Highest microplastics ever found lie near the summit of Mt Everest
As tiny waste products measuring up to just a few millimeters in size, microplastics are an insidious form of plastic pollution that is incredibly difficult to trace, but scientists are gaining a clearer picture of how far-reaching its presence is. The latest discovery in this area comes from high altitude, with researchers studying microplastics on Mt Everest for the first time uncovering evidence of them just below the summit.
Much of the research into microplastic pollution focuses on its path through the marine environment, with larger plastic debris washing into the seas where the corrosive forces of the ocean break it down into tiny pieces. Research has uncovered high concentrations of microplastics in the deep ocean and on the seafloor, along with growing evidence of how they can impact the well-being of marine species.
We now also know that microplastics can be found in sea ice in the Antarctic and the Arctic, and even in Arctic snowfall. What hasn’t been studied nearly as much is how abundant microplastics may be in terrestrial environments, much less the remote mountaintops of the Himalayas.
Looking to shed some light on this topic, researchers at the University of Plymouth analyzed snow and stream samples collected during a springtime expedition to Everest in 2019. The scientists found the highest concentration of microplastics around Everest base camp, which is relatively heavily populated by hikers and tourists, though they also found evidence of them as high as 8,440 m (27,700 ft) above sea level, right near the summit. Beyond this, they were also able to show which types of plastic pollution were present on the world’s tallest mountain.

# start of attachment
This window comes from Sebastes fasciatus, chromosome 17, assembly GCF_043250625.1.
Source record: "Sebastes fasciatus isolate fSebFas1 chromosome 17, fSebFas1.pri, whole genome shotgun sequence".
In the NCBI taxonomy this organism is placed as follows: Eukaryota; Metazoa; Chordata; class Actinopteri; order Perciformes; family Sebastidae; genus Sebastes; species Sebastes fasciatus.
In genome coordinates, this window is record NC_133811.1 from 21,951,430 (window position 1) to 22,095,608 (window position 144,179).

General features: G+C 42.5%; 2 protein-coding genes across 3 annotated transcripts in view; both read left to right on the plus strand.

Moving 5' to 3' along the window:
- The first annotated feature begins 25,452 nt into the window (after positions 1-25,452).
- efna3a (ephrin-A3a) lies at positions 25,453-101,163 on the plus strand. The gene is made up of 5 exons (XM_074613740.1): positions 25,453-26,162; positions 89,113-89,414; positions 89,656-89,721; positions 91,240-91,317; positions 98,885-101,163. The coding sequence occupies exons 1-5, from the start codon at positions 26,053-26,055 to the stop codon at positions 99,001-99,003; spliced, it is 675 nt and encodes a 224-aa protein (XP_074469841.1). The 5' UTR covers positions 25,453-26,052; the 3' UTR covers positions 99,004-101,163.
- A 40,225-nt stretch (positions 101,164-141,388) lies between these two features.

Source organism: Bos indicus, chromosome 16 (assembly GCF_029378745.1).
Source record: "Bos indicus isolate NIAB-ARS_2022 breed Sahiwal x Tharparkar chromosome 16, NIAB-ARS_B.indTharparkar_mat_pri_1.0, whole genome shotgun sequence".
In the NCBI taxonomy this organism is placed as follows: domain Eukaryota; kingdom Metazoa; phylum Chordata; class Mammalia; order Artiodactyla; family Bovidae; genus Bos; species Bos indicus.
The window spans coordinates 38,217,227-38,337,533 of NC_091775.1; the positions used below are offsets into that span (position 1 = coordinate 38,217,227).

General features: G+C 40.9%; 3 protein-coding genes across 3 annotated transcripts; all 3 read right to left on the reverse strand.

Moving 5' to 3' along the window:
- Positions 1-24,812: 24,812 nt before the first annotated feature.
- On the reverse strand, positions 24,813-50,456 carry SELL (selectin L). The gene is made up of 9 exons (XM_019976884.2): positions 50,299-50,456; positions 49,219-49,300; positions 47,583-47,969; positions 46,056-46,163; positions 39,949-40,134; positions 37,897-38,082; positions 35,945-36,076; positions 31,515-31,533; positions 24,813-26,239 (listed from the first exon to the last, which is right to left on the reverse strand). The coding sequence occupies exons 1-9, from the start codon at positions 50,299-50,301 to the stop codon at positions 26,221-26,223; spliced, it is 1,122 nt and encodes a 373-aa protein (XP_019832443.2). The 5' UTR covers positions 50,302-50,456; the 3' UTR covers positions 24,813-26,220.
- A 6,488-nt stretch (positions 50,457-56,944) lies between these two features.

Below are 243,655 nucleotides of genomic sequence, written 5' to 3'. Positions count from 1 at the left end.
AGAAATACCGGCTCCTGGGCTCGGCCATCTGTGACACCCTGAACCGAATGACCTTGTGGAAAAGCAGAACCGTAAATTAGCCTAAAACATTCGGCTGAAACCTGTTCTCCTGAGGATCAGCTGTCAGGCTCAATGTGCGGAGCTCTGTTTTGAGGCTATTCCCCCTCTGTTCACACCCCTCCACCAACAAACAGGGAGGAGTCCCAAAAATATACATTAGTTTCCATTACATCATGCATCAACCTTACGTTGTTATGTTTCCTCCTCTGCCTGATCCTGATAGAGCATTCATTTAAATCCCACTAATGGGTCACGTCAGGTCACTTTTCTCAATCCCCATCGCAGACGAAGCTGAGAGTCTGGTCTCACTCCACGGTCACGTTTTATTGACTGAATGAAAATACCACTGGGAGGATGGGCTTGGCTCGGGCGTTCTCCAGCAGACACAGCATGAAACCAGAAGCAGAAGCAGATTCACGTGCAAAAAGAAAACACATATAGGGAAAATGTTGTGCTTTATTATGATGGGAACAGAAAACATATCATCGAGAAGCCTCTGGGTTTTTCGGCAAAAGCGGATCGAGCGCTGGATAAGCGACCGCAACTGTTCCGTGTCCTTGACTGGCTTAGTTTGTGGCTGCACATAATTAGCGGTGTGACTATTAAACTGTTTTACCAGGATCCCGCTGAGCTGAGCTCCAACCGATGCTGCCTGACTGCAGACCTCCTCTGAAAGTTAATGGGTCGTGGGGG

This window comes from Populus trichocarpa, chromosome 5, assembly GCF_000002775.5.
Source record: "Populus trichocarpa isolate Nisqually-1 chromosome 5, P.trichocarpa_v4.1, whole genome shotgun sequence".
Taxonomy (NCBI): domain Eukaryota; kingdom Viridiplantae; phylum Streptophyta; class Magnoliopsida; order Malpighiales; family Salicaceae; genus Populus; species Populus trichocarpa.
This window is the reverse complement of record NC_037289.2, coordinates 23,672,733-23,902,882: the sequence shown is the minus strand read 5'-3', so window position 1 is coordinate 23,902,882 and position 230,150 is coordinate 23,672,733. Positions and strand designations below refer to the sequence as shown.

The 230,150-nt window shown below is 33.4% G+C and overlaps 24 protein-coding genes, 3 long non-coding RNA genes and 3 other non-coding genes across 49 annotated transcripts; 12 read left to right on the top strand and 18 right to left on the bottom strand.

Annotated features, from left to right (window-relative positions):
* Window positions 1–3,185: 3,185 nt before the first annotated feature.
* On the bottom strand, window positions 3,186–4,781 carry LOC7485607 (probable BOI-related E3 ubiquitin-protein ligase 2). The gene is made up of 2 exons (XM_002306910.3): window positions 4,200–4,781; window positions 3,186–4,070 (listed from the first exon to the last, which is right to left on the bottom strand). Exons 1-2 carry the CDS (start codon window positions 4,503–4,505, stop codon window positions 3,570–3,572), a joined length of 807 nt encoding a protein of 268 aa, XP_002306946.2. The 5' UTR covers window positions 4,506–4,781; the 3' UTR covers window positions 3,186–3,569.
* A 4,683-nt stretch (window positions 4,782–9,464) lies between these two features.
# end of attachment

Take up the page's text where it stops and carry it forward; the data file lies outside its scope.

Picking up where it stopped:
"The samples showed significant quantities of polyester, acrylic, nylon, and polypropylene fibers," says first author Imogen Napper. "Those materials are increasingly being used to make the high-performance outdoor clothing climbers use as well as tents and climbing ropes, so we highly suspect that these types of items are the major source of pollution rather than things like food and drink containers."
Knowing what types of plastic were there will help scientists trace the path of the pollution. Due to their small size and apparent abundance, microplastics are very difficult to cleanup, so limiting our reliance on products that contain them and developing alternatives will be key to our efforts to clean up (or prevent) the mess.
"Currently, environmental efforts tend to focus on reducing, reusing, and recycling larger items of waste,” says Napper. “This is important, but we also need to start focusing on deeper technological solutions that focus on microplastics, like changing fabric design and incorporating natural fibers instead of plastic when possible.”
The research was published in the journal One Earth.